The day after news broke that Catholic leaders might be warming up to gay and lesbian church members, the Vatican responded with a statement that the church's teachings against homosexual behavior haven't changed.
"The Vatican also said that it wanted to welcome gays and lesbians in the church, but not create 'the impression of a positive evaluation' of same-sex relationships, or, for that matter, of unmarried couples who live together," CNN reported Tuesday.
The statement came in response to the buzz created by the midterm report of the Synod of Bishops on the family. Instead of using the language of disorder and sin in referring to gay and lesbian couples, the report said that "homosexuals have gifts and qualities to offer to the Christian community."
To the Human Rights Campaign, it was a "seismic shift." To Vatican journalist John Thavis, an "earthquake." But to many others, the statement was merely a talking point for this week's synod meetings, meant to set the tone of the conversation than to anticipate earth-shattering doctrinal adjustments.
As Elizabeth Dias wrote for Time, the "Relatio post disceptationem" or "Report after debate," was understandably confusing for readers outside of the inner circle of the Catholic Church. Although it should be understood as more of a lengthy collection of meeting minutes than a press release, many articles treated the document like a new decree with the power to alter traditional Catholic practice.
"For a church that has historically linked the word 'homosexual' with the word 'sin,' the idea of welcoming gays in any capacity can appear to be a significant move," wrote Dias. "But before rushing to conclusions, everyone, on all sides, should calm down."
Dias' advice went unheeded by many, as social media sites and other online blogs witnessed a collection of intense reactions.
"For the LGBT Catholics in the United States and around the world, this new document is a light in the darkness — a dramatic new tone from a church hierarchy that has long denied the very existence of committed and loving gay and lesbian partnerships," wrote Human Rights Campaign President Chad Griffin.
Conservative Catholic groups also appeared to overreact to Monday's statement, which prompted the Vatican's response.
Voice of the Family reported feeling "betrayed" by the statement. Its coordinator, Maria Madise, told the Associated Press that she was concerned about the message the synod has sent to Catholic families.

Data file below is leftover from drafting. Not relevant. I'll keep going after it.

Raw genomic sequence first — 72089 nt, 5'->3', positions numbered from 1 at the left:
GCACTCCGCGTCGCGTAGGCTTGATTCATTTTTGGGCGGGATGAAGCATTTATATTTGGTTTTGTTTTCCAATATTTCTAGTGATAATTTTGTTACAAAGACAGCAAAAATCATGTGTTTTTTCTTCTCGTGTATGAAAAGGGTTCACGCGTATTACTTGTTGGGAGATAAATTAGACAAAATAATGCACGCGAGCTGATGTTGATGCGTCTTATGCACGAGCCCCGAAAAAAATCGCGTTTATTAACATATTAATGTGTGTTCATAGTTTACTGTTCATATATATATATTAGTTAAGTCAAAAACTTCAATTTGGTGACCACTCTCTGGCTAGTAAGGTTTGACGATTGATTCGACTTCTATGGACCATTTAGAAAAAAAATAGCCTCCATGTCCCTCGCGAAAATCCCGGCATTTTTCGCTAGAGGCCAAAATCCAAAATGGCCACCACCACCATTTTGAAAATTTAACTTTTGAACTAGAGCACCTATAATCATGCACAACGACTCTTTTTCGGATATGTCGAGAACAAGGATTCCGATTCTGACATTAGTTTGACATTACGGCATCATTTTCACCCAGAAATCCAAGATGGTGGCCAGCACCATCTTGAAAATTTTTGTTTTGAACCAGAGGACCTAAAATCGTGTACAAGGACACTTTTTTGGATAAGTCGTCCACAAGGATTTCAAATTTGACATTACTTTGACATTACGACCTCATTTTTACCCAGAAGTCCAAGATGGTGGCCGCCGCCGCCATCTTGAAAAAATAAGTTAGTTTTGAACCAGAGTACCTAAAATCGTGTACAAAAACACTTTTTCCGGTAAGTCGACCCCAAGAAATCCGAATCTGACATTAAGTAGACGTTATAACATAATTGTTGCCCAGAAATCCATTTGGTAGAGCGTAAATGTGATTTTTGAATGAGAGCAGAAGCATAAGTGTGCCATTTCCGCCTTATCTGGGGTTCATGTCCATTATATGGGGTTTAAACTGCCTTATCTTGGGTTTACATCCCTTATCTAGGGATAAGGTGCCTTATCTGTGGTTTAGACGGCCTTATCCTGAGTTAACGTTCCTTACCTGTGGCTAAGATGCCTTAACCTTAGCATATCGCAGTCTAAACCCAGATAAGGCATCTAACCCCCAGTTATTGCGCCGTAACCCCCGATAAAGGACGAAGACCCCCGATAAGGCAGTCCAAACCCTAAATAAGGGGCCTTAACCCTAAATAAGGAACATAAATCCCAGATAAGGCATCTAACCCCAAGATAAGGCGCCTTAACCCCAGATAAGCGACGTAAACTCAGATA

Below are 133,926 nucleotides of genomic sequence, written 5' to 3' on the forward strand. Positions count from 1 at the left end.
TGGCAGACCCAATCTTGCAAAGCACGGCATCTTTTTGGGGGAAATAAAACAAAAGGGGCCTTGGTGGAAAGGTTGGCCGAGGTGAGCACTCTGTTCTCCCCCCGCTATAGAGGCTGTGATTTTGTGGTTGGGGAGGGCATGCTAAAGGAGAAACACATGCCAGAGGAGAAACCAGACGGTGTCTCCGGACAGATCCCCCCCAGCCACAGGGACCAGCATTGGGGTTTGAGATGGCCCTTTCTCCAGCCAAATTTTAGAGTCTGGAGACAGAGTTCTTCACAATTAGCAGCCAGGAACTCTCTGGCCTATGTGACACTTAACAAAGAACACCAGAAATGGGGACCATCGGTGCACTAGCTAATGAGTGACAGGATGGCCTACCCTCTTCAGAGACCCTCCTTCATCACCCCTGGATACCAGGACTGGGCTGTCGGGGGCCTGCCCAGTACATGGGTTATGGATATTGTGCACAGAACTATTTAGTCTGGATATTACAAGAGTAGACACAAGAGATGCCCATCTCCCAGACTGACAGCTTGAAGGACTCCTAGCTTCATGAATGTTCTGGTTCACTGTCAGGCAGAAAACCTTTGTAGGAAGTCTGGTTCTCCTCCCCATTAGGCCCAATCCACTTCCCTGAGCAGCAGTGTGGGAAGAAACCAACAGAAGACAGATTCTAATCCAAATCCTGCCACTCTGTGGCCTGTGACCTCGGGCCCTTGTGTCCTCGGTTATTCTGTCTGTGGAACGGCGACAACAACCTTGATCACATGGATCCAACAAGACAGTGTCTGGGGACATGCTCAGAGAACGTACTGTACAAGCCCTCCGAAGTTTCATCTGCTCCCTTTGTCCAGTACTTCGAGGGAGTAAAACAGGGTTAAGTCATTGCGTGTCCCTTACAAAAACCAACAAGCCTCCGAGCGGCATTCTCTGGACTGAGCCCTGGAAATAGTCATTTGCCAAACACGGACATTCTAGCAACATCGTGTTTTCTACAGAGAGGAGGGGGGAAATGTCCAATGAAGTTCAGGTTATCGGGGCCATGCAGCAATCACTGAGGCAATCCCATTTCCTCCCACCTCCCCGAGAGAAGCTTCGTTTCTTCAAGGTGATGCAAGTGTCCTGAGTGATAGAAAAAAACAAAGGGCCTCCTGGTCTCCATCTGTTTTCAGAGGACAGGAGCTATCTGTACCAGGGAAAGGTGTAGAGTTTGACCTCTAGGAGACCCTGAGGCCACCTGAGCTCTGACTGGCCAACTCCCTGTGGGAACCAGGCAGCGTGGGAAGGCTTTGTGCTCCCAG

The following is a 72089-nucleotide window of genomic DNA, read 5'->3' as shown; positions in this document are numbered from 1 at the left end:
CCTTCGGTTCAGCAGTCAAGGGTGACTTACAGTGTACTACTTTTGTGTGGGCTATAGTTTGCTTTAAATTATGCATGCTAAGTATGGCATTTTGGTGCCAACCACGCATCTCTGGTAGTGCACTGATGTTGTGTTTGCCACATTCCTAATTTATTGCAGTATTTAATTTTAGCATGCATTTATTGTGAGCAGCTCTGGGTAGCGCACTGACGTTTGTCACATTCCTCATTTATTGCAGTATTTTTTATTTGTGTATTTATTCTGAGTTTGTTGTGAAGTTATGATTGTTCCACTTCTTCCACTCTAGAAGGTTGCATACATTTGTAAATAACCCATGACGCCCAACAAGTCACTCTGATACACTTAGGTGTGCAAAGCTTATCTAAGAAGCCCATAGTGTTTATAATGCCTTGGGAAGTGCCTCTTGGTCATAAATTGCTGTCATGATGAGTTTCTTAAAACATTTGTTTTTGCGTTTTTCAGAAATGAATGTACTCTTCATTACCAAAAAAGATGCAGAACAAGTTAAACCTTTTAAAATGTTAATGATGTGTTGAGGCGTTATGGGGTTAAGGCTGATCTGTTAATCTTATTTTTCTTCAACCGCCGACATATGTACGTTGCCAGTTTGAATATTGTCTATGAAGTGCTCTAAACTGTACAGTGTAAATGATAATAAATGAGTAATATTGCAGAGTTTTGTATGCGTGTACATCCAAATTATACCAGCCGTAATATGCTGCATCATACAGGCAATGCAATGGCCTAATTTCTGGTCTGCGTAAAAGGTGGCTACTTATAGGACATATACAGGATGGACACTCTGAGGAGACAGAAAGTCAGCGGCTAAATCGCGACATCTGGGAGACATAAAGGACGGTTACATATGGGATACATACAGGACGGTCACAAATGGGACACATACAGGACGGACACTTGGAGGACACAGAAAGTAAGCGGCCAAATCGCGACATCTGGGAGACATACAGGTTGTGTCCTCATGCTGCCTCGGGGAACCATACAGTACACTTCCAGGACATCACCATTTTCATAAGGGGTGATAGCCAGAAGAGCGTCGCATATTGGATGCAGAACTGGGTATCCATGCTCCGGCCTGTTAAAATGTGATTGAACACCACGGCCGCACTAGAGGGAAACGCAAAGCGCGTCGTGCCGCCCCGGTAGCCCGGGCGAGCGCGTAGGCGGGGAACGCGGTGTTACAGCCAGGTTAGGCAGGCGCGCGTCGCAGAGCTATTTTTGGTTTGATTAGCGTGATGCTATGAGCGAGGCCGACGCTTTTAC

"Will parents now have to tell their children that the Vatican teaches that there are positive and constructive aspects to these mortal sins? This approach destroys grace in souls," she said.
David Gibson rounded up several other responses for Religion News Service, noting that Catholic conservatives are demanding further clarification from the Vatican.
"While the document purports to report only the discussion which took place among the Synod Fathers, it, in fact, advances positions which many Synod Fathers do not accept and, I would say, as faithful shepherds of the flock cannot accept," said Cardinal Raymond Burke to Catholic World Report, sharing his sense that it was inappropriate to release the report to the global media.
Although cited widely for his "earthquake" remark, Thavis actually found a middle ground, explaining that, while the relatio displayed surprising openness to many controversial topics, its ultimate impact is very much up in the air.
The main takeaway was that "Pope Francis' desire to adopt a more merciful pastoral approach on marriage and family issues" seemed to be taken seriously by members of the Synod of Bishops, Thavis said.
In addition to the statement about "gifts and qualities," the relatio addressed same-sex partnerships and children raised by gay parents. As Jesuit priest Thomas Reese explained in the National Catholic Reporter, the document reaffirms that these partnerships should not be "considered on the same footing" as traditional marriages, but uses notably conciliatory language.
Deseret News National previously reported on how the conference's discussions of homosexuality, marriage and cohabitation could impact more than just lay Catholics, but also the Christian world more generally.
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